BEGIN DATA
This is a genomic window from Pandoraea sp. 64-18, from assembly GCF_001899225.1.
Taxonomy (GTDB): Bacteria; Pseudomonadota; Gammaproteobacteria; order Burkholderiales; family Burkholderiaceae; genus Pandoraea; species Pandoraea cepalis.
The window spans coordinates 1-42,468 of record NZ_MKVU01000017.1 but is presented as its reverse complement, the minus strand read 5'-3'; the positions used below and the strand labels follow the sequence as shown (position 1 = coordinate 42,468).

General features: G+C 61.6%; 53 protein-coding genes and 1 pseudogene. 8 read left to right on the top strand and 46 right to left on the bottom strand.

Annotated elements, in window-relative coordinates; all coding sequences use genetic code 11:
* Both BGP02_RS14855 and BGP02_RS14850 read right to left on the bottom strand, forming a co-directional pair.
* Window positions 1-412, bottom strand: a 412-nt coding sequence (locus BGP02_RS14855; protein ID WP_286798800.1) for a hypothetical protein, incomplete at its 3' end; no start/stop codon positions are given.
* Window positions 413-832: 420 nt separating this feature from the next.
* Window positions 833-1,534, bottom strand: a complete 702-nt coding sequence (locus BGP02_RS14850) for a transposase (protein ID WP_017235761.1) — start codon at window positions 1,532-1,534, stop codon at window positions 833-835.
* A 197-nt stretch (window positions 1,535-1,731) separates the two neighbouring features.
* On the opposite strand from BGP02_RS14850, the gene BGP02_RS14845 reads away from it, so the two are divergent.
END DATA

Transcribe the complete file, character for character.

This is a genomic window from Pandoraea sp. 64-18, from assembly GCF_001899225.1.
Taxonomy (GTDB): Bacteria; Pseudomonadota; Gammaproteobacteria; order Burkholderiales; family Burkholderiaceae; genus Pandoraea; species Pandoraea cepalis.
The window spans coordinates 1-42,468 of record NZ_MKVU01000017.1 but is presented as its reverse complement, the minus strand read 5'-3'; the positions used below and the strand labels follow the sequence as shown (position 1 = coordinate 42,468).

General features: G+C 61.6%; 53 protein-coding genes and 1 pseudogene. 8 read left to right on the top strand and 46 right to left on the bottom strand.

Annotated elements, in window-relative coordinates; all coding sequences use genetic code 11:
* Both BGP02_RS14855 and BGP02_RS14850 read right to left on the bottom strand, forming a co-directional pair.
* Window positions 1-412, bottom strand: a 412-nt coding sequence (locus BGP02_RS14855; protein ID WP_286798800.1) for a hypothetical protein, incomplete at its 3' end; no start/stop codon positions are given.
* Window positions 413-832: 420 nt separating this feature from the next.
* Window positions 833-1,534, bottom strand: a complete 702-nt coding sequence (locus BGP02_RS14850) for a transposase (protein ID WP_017235761.1) — start codon at window positions 1,532-1,534, stop codon at window positions 833-835.
* A 197-nt stretch (window positions 1,535-1,731) separates the two neighbouring features.
* On the opposite strand from BGP02_RS14850, the gene BGP02_RS14845 reads away from it, so the two are divergent.